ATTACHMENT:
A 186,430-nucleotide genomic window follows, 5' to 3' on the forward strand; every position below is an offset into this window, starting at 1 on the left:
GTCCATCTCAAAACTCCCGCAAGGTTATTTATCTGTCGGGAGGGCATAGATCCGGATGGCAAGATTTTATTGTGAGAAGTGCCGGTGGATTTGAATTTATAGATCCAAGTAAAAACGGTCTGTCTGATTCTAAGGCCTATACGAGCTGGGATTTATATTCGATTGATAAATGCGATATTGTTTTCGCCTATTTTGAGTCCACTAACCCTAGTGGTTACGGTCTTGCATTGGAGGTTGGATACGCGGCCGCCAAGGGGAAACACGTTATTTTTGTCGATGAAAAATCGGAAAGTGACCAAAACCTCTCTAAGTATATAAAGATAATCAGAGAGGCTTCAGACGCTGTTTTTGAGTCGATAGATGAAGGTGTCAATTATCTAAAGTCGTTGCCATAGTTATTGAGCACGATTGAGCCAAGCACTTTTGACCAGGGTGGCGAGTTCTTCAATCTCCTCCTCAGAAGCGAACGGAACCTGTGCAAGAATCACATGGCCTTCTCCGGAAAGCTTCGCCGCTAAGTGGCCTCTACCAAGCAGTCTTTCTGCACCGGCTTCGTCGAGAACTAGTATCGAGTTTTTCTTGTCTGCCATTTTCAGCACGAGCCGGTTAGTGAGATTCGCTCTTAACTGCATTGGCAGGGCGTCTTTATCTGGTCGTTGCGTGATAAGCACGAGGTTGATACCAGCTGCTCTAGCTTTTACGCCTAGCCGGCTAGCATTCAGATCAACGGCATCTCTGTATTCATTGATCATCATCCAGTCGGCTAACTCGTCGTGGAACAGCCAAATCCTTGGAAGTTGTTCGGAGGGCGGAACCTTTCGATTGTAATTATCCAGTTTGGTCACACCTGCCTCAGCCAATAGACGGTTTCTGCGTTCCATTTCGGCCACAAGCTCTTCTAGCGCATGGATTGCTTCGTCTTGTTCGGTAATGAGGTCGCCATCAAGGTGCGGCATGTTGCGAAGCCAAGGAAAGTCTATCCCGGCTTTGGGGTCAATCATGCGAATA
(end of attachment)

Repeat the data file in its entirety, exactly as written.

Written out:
A 186,430-nucleotide genomic window follows, 5' to 3' on the forward strand; every position below is an offset into this window, starting at 1 on the left:
GTCCATCTCAAAACTCCCGCAAGGTTATTTATCTGTCGGGAGGGCATAGATCCGGATGGCAAGATTTTATTGTGAGAAGTGCCGGTGGATTTGAATTTATAGATCCAAGTAAAAACGGTCTGTCTGATTCTAAGGCCTATACGAGCTGGGATTTATATTCGATTGATAAATGCGATATTGTTTTCGCCTATTTTGAGTCCACTAACCCTAGTGGTTACGGTCTTGCATTGGAGGTTGGATACGCGGCCGCCAAGGGGAAACACGTTATTTTTGTCGATGAAAAATCGGAAAGTGACCAAAACCTCTCTAAGTATATAAAGATAATCAGAGAGGCTTCAGACGCTGTTTTTGAGTCGATAGATGAAGGTGTCAATTATCTAAAGTCGTTGCCATAGTTATTGAGCACGATTGAGCCAAGCACTTTTGACCAGGGTGGCGAGTTCTTCAATCTCCTCCTCAGAAGCGAACGGAACCTGTGCAAGAATCACATGGCCTTCTCCGGAAAGCTTCGCCGCTAAGTGGCCTCTACCAAGCAGTCTTTCTGCACCGGCTTCGTCGAGAACTAGTATCGAGTTTTTCTTGTCTGCCATTTTCAGCACGAGCCGGTTAGTGAGATTCGCTCTTAACTGCATTGGCAGGGCGTCTTTATCTGGTCGTTGCGTGATAAGCACGAGGTTGATACCAGCTGCTCTAGCTTTTACGCCTAGCCGGCTAGCATTCAGATCAACGGCATCTCTGTATTCATTGATCATCATCCAGTCGGCTAACTCGTCGTGGAACAGCCAAATCCTTGGAAGTTGTTCGGAGGGCGGAACCTTTCGATTGTAATTATCCAGTTTGGTCACACCTGCCTCAGCCAATAGACGGTTTCTGCGTTCCATTTCGGCCACAAGCTCTTCTAGCGCATGGATTGCTTCGTCTTGTTCGGTAATGAGGTCGCCATCAAGGTGCGGCATGTTGCGAAGCCAAGGAAAGTCTATCCCGGCTTTGGGGTCAATCATGCGAATA